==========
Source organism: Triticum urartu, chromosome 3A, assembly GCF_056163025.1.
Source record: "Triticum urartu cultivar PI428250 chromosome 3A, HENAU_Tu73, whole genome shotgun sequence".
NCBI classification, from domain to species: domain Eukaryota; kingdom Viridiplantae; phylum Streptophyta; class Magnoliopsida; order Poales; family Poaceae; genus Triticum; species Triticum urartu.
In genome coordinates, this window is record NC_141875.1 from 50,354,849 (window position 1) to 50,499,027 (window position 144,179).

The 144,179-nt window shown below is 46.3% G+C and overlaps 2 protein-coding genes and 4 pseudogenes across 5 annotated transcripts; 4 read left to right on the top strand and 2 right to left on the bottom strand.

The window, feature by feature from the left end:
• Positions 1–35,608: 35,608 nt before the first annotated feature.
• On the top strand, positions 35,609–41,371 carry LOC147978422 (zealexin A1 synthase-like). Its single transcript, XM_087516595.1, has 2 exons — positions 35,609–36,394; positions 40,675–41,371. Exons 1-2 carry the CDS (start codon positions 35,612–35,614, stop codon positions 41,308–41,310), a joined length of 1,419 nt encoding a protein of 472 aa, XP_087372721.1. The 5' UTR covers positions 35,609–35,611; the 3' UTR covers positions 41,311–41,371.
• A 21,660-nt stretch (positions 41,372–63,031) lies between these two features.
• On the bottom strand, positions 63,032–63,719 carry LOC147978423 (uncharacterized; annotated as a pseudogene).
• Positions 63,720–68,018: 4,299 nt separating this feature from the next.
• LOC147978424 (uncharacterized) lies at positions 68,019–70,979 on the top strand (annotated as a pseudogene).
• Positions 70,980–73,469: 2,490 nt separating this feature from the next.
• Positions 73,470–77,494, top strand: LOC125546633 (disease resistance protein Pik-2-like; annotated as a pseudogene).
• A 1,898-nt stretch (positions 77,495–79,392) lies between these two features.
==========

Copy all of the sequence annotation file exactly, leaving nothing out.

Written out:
Source organism: Triticum urartu, chromosome 3A, assembly GCF_056163025.1.
Source record: "Triticum urartu cultivar PI428250 chromosome 3A, HENAU_Tu73, whole genome shotgun sequence".
NCBI classification, from domain to species: domain Eukaryota; kingdom Viridiplantae; phylum Streptophyta; class Magnoliopsida; order Poales; family Poaceae; genus Triticum; species Triticum urartu.
In genome coordinates, this window is record NC_141875.1 from 50,354,849 (window position 1) to 50,499,027 (window position 144,179).

The 144,179-nt window shown below is 46.3% G+C and overlaps 2 protein-coding genes and 4 pseudogenes across 5 annotated transcripts; 4 read left to right on the top strand and 2 right to left on the bottom strand.

The window, feature by feature from the left end:
• Positions 1–35,608: 35,608 nt before the first annotated feature.
• On the top strand, positions 35,609–41,371 carry LOC147978422 (zealexin A1 synthase-like). Its single transcript, XM_087516595.1, has 2 exons — positions 35,609–36,394; positions 40,675–41,371. Exons 1-2 carry the CDS (start codon positions 35,612–35,614, stop codon positions 41,308–41,310), a joined length of 1,419 nt encoding a protein of 472 aa, XP_087372721.1. The 5' UTR covers positions 35,609–35,611; the 3' UTR covers positions 41,311–41,371.
• A 21,660-nt stretch (positions 41,372–63,031) lies between these two features.
• On the bottom strand, positions 63,032–63,719 carry LOC147978423 (uncharacterized; annotated as a pseudogene).
• Positions 63,720–68,018: 4,299 nt separating this feature from the next.
• LOC147978424 (uncharacterized) lies at positions 68,019–70,979 on the top strand (annotated as a pseudogene).
• Positions 70,980–73,469: 2,490 nt separating this feature from the next.
• Positions 73,470–77,494, top strand: LOC125546633 (disease resistance protein Pik-2-like; annotated as a pseudogene).
• A 1,898-nt stretch (positions 77,495–79,392) lies between these two features.